Air Force football coach Troy Calhoun winces a bit whenever anyone labels his offense as a triple-option attack.
Sure, there are still some elements of the offense that has its roots dating back more than 30 years, but the Falcons are a lot more varied than the old idea of a fullback coming down the middle, and a keep or pitch from the quarterback to a trailing running back.
"No, definitely more than that," said Calhoun, in his seventh season. "We were an exclusively triple-option team when I took over, but we had to evolve, get the ball to our playmakers, whether it's a quarterback, receiver, running back, whatever. With the short timeframe our guys have, what we do can vary even week to week."
Citing the fact Air Force doesn't redshirt players and that freshmen rarely play since they come out of basic training into fall camp, Calhoun said being varied is a necessity. The Falcons threw 29 times once last season in a game, and zero times in another.
The Falcons will run a lot - they have 113 attempts on the ground in their first two games - but they'll do it in a multitude of ways, with power runs, zone reads, tosses and some option elements.
"Shotgun, under center, having one, two or three backs, you've got to give as many looks as you can, otherwise you're helping the defense," Calhoun said. "It's no secret we want to run, but when we're at our best, we're efficient throwing the ball. That's definitely built off our ability to run it."
Play-action passes or run-pass option plays are key for the Falcons - and they hope it will be more effective Friday against Boise State after a rash of drops last Saturday in a 52-20 loss to Utah State. Air Force quarterbacks were 6-of-18, but Boise State coach Chris Petersen counted seven drops, three in the end zone.
"They were not tough catches they dropped," Petersen said. "They won't drop them again."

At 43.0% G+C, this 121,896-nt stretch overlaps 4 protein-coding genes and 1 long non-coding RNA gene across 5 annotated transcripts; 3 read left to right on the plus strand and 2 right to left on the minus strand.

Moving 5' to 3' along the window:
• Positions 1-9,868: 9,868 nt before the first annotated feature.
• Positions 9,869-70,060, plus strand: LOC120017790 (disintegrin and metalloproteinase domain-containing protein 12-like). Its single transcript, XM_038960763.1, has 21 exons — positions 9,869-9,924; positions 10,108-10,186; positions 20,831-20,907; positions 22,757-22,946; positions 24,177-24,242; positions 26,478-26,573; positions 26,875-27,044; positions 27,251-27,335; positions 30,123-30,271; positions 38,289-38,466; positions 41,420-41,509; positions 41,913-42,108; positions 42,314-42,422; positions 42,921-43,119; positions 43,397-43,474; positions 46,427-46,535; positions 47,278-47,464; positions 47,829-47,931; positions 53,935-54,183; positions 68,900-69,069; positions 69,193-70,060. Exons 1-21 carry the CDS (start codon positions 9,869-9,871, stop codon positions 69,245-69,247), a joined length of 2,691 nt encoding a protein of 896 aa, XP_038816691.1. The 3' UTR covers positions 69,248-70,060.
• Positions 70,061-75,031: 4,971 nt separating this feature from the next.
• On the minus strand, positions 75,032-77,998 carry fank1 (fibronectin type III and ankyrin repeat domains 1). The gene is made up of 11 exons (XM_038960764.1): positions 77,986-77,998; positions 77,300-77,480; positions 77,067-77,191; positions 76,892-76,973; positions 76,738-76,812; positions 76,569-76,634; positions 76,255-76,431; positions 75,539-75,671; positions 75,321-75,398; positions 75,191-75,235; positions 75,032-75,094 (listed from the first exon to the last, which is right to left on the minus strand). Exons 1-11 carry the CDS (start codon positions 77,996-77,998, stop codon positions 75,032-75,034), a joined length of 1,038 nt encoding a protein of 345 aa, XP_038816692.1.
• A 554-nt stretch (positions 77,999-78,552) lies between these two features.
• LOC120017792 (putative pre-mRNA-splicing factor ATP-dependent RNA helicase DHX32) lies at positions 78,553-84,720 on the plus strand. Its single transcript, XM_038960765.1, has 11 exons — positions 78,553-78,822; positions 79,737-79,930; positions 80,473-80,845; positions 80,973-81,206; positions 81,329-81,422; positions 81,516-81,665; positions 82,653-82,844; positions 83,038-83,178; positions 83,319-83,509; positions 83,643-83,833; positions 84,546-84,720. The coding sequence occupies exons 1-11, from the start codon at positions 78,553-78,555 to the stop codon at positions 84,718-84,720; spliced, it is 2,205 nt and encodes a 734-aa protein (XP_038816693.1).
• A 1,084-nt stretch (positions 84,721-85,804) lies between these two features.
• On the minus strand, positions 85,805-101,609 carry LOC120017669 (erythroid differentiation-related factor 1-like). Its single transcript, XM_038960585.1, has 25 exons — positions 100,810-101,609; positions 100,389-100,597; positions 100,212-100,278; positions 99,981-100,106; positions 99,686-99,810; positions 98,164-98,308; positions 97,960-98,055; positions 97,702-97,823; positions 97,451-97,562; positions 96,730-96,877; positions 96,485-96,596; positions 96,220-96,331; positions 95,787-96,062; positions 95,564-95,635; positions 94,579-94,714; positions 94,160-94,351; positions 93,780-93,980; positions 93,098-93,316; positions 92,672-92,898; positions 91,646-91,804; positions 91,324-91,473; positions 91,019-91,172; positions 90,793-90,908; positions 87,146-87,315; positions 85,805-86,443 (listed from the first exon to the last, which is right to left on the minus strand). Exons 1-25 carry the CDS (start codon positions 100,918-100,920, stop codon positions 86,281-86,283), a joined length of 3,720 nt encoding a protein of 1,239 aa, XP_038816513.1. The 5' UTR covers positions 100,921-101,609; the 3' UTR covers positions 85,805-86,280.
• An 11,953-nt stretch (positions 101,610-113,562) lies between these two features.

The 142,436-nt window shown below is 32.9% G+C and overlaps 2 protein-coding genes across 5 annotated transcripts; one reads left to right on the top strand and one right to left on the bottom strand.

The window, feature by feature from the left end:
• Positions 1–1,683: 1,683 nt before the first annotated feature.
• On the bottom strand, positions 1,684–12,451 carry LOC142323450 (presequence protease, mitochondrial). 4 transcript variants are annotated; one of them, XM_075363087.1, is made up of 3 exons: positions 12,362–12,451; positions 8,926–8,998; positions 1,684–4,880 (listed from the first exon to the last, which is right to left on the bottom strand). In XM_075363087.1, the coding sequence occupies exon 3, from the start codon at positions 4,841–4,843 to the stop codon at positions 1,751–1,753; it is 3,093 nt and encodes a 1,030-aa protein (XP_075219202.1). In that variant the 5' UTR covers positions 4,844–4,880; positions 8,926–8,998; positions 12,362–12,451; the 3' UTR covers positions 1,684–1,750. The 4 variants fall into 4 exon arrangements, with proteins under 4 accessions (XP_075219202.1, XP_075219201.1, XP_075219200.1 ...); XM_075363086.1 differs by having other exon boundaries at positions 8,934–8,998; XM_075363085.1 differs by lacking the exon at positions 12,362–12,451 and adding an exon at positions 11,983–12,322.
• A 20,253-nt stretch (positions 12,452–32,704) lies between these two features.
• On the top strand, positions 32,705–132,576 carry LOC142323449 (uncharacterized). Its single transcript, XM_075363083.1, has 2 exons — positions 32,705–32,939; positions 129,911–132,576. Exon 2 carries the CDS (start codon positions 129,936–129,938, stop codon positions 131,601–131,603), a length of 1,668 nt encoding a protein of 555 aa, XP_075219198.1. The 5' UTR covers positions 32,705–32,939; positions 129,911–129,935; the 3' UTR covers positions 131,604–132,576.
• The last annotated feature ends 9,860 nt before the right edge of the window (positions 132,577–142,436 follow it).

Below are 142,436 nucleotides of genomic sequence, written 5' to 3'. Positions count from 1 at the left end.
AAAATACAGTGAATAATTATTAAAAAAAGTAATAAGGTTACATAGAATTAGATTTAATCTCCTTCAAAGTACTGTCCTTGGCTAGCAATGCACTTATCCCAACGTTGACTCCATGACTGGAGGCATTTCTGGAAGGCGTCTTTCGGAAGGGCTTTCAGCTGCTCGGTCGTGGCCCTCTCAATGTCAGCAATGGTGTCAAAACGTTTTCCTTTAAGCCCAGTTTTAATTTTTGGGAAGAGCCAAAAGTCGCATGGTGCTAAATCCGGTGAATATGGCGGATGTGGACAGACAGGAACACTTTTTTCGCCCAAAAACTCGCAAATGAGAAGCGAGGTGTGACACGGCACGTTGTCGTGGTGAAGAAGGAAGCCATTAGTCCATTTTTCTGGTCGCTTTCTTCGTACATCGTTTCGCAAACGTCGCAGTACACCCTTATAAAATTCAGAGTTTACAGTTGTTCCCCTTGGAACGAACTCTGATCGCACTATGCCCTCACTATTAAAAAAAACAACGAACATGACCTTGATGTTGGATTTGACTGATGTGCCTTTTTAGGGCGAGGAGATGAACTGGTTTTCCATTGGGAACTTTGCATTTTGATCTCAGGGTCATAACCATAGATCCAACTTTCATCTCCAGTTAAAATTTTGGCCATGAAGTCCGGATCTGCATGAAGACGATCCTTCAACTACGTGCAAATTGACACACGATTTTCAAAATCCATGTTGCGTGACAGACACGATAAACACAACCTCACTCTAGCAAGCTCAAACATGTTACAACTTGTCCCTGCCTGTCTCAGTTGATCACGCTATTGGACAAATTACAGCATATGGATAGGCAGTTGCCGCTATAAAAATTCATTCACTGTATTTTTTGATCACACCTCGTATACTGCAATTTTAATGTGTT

Keeping to the theme of playing to strengths, sophomore quarterback Jaleel Awini attempted 12 passes in his first start Saturday - as many or more than the Falcons had in nine games last season. Awini replaced junior Kale Pearson, who tore his ACL in the season opener. He is regarded as the better passer of the two, but also led the team with 48 rushing yards in the loss.
"I've been really impressed with Awini, the way he's able to step in," Air Force safety Christian Spears said. "He's a poised player, a good passer. The stats might not show it, because there were some drops that I know the guys feel bad about and are working to fix right now."
Boise State defensive lineman Tyler Horn noted the Falcons "mix it up from what they've done in the past," but the Broncos have paid most of their attention to the run-heavy attack this week. Petersen stressed how difficult it was to face Air Force in a 37-26 win in 2011, and again against the triple option-heavy New Mexico team that nearly upset the Broncos last season.
Utilizing some up-tempo and an athletic line that often uses cut blocks, the Falcons are built to wear down a defense. Boise State has focused on getting off blocks and tackling better after each of the first two games, and it is even more of a priority Friday.
"If we get cut, we can't make tackles, we don't make tackles, they get big gains and probably a 'W,'' Boise State defensive tackle Armand Nance said.
The Falcons have never finished worse than sixth nationally in rushing under Calhoun, and are averaging 285.5 yards per game on the ground this season. But the fact teams can't solely concentrate on the run - Air Force is 28th nationally with 13.9 yards per catch - makes the Falcons a little more dangerous.
"Mixing it up and throwing a bit, that's always fun," Air Force receiver Ty MacArthur said. "With service academies, you always think of running the ball, which we do, but that's not all we're about."